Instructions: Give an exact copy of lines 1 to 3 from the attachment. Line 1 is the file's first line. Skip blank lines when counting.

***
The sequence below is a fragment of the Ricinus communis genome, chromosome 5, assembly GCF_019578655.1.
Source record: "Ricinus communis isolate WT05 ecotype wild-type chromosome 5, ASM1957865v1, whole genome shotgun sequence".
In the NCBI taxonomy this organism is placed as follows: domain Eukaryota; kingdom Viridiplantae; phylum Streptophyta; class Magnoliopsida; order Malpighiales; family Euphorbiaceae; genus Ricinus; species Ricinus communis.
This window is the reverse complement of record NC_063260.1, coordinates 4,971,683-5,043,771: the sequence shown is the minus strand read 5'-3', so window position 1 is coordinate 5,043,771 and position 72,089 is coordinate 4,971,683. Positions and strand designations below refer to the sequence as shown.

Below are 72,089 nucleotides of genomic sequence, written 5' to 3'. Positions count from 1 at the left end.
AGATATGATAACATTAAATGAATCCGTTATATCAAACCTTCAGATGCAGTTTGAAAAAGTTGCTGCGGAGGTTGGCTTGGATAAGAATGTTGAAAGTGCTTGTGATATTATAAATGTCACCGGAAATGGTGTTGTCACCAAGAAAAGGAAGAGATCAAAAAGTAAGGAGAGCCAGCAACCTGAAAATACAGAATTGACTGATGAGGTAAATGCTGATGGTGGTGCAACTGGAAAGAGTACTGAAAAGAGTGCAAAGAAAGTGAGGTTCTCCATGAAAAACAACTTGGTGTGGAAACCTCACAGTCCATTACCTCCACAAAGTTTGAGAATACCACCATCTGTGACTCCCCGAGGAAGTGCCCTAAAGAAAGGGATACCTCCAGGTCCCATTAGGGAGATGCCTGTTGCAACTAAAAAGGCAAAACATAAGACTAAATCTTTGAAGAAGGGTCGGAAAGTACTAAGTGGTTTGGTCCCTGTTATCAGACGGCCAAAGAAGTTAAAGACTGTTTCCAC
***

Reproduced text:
The sequence below is a fragment of the Ricinus communis genome, chromosome 5, assembly GCF_019578655.1.
Source record: "Ricinus communis isolate WT05 ecotype wild-type chromosome 5, ASM1957865v1, whole genome shotgun sequence".
In the NCBI taxonomy this organism is placed as follows: domain Eukaryota; kingdom Viridiplantae; phylum Streptophyta; class Magnoliopsida; order Malpighiales; family Euphorbiaceae; genus Ricinus; species Ricinus communis.